Looking for a pharma marketing bump? Check out YouTube bumper ads, agency says

Give Google six seconds and it’ll give your brand a bump. That’s the premise, anyway, behind the six-second video “bumper ads” it’s been selling on YouTube since last year. What kind of bump? Google said it tested 300 bumper ads in 2016, with 9 out of 10 driving “significant lift in ad recall.” While that might makes sense for consumer brands like Old Spice deodorant or Krispy Kreme donuts, what about more regulated pharma brands?

One healthcare marketing and advertising agency that has been experimenting with bumper ads believes they’re a good way for pharma to engage with consumers. The short ads alone fit time-crunched consumers' shorter attention spans, but when used in conjunction with longer 30-second ads on YouTube, the brief “snackable content” bumpers can reinforce messages and build awareness and recall, CMI/Compas associate director of SEM Dan Nolan said.

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“Bumper ads were first created to serve as quick reminder ads, but really what we’ve seen and heard from Google is that the best way to use them is to reinforce a message. You’re not going to get everything you want to say to a user in six seconds. So what you want to do is use them in combination with another longer ad you’re running on YouTube as a reminder,” he said.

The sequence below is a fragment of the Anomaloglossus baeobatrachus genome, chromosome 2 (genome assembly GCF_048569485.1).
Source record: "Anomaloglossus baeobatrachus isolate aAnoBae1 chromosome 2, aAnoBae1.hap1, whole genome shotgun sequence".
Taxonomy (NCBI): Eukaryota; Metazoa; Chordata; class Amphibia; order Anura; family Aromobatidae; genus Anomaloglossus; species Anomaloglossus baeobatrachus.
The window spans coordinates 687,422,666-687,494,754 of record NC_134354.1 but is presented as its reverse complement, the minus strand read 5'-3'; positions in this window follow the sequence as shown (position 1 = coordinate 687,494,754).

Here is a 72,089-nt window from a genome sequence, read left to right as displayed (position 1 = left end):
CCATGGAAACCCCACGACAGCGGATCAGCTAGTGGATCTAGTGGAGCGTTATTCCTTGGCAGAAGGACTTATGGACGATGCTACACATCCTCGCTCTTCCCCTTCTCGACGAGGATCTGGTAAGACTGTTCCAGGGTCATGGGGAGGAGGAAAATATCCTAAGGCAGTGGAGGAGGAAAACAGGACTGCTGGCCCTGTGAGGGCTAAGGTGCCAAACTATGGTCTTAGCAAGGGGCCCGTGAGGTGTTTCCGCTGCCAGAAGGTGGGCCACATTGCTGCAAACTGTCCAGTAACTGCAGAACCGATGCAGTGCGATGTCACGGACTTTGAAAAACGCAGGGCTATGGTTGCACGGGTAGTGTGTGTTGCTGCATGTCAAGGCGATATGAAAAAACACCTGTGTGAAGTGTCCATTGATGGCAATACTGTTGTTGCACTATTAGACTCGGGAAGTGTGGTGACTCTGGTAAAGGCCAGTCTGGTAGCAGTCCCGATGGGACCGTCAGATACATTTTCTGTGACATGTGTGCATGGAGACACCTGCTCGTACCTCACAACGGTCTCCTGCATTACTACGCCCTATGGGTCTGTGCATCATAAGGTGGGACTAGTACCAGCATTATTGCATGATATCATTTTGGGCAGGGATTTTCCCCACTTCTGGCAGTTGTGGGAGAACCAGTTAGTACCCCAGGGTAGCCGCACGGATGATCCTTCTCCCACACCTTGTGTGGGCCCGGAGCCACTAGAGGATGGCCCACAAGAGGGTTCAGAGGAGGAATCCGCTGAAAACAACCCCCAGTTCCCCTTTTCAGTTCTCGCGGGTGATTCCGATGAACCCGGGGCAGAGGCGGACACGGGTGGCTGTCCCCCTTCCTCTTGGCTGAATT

CMI/Compas used the ads alone to raise awareness for an online event for a pharma client. They ran the bumper ad with the event website link on the day before as well as the day of the event. While they didn’t have a previous event to compare it with, Nolan said they viewed the effort as a success with 440,000 impressions over the two days. One interesting finding was that the bumpers were mobile-heavy, with more than 84% of viewers accessing them on phones or tablets, Nolan said.

Overall, CMI/Compas' own research points to the general effectiveness of videos. Its 2017 Media Vitals study found that 60% of physicians want medical education videos on email versus 12% who want education via a sales rep.

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The agency is already working on new ways to use bumper ads for clients. Nolan said some possibilities include standalone bumpers to promote a savings card, a tease for a new treatment or product, or for a clinical trial coming soon. Combination campaigns could work for disease awareness or branded products, even if the ISI could be included in the 30-second video with the bumpers serving as reminders.

“It’s a new avenue for pharma clients. I know from a lot of our clients video is big, and they often ask how can they use their video assets like patient testimonials. This is another video option that I think pharma companies may not know is out there or overlooked because they didn’t think they could use six-second video,” Nolan said.